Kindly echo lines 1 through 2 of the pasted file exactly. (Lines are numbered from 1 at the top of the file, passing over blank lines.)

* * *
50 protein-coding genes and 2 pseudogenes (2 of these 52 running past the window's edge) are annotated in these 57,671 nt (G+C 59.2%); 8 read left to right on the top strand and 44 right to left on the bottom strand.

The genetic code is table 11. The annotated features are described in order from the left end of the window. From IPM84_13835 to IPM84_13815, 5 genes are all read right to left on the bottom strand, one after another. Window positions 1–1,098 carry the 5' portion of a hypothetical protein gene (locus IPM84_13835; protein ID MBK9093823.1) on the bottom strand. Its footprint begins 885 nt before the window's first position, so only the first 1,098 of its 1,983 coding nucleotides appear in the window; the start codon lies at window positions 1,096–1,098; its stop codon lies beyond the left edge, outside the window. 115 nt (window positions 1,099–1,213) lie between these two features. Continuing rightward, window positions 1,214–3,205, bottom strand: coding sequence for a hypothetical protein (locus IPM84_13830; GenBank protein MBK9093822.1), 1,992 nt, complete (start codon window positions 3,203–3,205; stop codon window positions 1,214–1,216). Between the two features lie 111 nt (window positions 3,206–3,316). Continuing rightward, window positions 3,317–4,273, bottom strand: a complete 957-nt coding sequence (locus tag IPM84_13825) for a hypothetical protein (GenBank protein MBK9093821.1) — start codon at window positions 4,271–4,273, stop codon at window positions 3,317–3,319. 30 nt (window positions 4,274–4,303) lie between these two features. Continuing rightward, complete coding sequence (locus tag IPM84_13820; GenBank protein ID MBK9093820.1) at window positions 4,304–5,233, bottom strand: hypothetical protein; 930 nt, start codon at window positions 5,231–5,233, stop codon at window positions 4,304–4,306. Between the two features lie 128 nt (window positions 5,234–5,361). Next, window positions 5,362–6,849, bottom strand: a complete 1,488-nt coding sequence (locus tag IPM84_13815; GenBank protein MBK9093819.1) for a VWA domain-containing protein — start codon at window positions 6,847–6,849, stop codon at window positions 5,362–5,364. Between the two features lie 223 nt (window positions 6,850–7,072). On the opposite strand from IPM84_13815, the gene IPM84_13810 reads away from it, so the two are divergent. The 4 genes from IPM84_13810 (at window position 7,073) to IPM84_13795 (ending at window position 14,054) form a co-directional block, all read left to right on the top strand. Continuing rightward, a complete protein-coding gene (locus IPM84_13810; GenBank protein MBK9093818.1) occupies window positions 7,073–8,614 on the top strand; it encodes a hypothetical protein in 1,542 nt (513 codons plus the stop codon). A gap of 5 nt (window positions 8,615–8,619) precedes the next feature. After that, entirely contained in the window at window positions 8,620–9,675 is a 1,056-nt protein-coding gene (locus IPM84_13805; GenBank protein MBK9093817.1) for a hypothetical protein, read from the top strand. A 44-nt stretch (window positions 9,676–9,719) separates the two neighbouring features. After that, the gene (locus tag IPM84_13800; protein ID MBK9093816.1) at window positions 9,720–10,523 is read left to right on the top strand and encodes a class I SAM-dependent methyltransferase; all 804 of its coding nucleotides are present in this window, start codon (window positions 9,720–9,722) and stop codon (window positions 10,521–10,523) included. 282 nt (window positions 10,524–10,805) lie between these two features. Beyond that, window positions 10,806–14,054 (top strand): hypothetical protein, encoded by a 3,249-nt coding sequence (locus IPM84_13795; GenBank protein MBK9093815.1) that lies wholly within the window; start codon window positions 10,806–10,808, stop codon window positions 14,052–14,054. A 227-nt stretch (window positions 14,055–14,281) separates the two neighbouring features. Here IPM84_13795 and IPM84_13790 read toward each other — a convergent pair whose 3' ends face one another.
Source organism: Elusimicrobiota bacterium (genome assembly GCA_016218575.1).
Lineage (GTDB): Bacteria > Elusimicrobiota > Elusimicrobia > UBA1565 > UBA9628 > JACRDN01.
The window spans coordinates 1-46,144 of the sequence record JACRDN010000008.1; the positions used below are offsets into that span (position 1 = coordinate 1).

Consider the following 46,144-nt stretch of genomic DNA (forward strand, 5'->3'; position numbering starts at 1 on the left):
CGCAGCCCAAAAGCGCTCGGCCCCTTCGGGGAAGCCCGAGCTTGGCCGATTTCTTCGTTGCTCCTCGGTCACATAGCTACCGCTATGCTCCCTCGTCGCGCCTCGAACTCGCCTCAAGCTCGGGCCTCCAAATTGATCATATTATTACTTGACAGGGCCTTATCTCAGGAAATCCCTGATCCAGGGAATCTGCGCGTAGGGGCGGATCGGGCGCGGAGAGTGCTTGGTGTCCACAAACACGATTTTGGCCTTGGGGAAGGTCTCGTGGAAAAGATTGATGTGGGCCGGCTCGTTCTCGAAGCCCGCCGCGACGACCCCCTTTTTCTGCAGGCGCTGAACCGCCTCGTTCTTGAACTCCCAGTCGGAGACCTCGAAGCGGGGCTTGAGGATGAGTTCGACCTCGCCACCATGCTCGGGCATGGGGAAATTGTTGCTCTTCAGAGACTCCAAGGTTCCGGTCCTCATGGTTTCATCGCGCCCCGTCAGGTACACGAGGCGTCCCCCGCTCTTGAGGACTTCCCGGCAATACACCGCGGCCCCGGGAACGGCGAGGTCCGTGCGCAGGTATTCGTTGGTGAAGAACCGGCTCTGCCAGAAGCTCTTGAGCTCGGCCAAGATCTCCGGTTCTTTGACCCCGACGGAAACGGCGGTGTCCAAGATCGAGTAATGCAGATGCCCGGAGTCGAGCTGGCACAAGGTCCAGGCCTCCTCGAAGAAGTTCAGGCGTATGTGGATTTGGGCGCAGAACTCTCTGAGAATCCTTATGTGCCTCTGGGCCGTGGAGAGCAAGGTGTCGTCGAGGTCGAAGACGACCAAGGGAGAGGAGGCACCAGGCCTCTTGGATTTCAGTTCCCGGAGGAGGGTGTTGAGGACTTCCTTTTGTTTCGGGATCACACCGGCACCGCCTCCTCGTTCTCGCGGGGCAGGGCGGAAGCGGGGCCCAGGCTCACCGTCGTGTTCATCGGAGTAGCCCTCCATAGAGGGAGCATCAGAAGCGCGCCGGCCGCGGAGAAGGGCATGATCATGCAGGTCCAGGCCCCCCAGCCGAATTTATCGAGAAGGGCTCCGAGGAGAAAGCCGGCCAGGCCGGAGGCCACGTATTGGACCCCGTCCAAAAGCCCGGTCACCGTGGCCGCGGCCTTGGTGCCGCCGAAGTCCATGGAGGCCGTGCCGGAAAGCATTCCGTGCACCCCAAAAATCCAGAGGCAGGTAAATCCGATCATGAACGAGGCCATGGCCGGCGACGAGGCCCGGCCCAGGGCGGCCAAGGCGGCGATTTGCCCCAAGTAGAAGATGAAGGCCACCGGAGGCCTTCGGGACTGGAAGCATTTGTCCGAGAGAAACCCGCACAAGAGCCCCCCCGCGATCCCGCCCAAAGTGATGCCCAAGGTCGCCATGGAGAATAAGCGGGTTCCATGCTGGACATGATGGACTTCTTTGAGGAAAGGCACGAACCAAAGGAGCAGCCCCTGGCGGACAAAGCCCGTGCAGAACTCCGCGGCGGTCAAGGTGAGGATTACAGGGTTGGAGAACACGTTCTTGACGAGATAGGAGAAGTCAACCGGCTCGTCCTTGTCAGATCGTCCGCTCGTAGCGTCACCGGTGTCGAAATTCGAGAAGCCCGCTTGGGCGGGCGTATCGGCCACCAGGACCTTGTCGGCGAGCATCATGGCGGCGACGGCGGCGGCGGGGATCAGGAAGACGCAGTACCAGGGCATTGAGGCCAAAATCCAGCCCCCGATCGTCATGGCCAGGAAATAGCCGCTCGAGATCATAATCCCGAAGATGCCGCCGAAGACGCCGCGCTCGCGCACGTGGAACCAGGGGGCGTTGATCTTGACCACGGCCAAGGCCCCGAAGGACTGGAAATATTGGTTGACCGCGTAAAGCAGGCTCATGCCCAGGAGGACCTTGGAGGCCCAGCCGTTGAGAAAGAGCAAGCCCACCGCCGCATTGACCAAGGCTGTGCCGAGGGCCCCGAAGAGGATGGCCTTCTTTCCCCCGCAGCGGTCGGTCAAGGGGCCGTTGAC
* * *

50 protein-coding genes and 2 pseudogenes (2 of these 52 running past the window's edge) are annotated in these 57,671 nt (G+C 59.2%); 8 read left to right on the top strand and 44 right to left on the bottom strand.

The genetic code is table 11. The annotated features are described in order from the left end of the window. From IPM84_13835 to IPM84_13815, 5 genes are all read right to left on the bottom strand, one after another. Window positions 1–1,098 carry the 5' portion of a hypothetical protein gene (locus IPM84_13835; protein ID MBK9093823.1) on the bottom strand. Its footprint begins 885 nt before the window's first position, so only the first 1,098 of its 1,983 coding nucleotides appear in the window; the start codon lies at window positions 1,096–1,098; its stop codon lies beyond the left edge, outside the window. 115 nt (window positions 1,099–1,213) lie between these two features. Continuing rightward, window positions 1,214–3,205, bottom strand: coding sequence for a hypothetical protein (locus IPM84_13830; GenBank protein MBK9093822.1), 1,992 nt, complete (start codon window positions 3,203–3,205; stop codon window positions 1,214–1,216). Between the two features lie 111 nt (window positions 3,206–3,316). Continuing rightward, window positions 3,317–4,273, bottom strand: a complete 957-nt coding sequence (locus tag IPM84_13825) for a hypothetical protein (GenBank protein MBK9093821.1) — start codon at window positions 4,271–4,273, stop codon at window positions 3,317–3,319. 30 nt (window positions 4,274–4,303) lie between these two features. Continuing rightward, complete coding sequence (locus tag IPM84_13820; GenBank protein ID MBK9093820.1) at window positions 4,304–5,233, bottom strand: hypothetical protein; 930 nt, start codon at window positions 5,231–5,233, stop codon at window positions 4,304–4,306. Between the two features lie 128 nt (window positions 5,234–5,361). Next, window positions 5,362–6,849, bottom strand: a complete 1,488-nt coding sequence (locus tag IPM84_13815; GenBank protein MBK9093819.1) for a VWA domain-containing protein — start codon at window positions 6,847–6,849, stop codon at window positions 5,362–5,364. Between the two features lie 223 nt (window positions 6,850–7,072). On the opposite strand from IPM84_13815, the gene IPM84_13810 reads away from it, so the two are divergent. The 4 genes from IPM84_13810 (at window position 7,073) to IPM84_13795 (ending at window position 14,054) form a co-directional block, all read left to right on the top strand. Continuing rightward, a complete protein-coding gene (locus IPM84_13810; GenBank protein MBK9093818.1) occupies window positions 7,073–8,614 on the top strand; it encodes a hypothetical protein in 1,542 nt (513 codons plus the stop codon). A gap of 5 nt (window positions 8,615–8,619) precedes the next feature. After that, entirely contained in the window at window positions 8,620–9,675 is a 1,056-nt protein-coding gene (locus IPM84_13805; GenBank protein MBK9093817.1) for a hypothetical protein, read from the top strand. A 44-nt stretch (window positions 9,676–9,719) separates the two neighbouring features. After that, the gene (locus tag IPM84_13800; protein ID MBK9093816.1) at window positions 9,720–10,523 is read left to right on the top strand and encodes a class I SAM-dependent methyltransferase; all 804 of its coding nucleotides are present in this window, start codon (window positions 9,720–9,722) and stop codon (window positions 10,521–10,523) included. 282 nt (window positions 10,524–10,805) lie between these two features. Beyond that, window positions 10,806–14,054 (top strand): hypothetical protein, encoded by a 3,249-nt coding sequence (locus IPM84_13795; GenBank protein MBK9093815.1) that lies wholly within the window; start codon window positions 10,806–10,808, stop codon window positions 14,052–14,054. A 227-nt stretch (window positions 14,055–14,281) separates the two neighbouring features. Here IPM84_13795 and IPM84_13790 read toward each other — a convergent pair whose 3' ends face one another.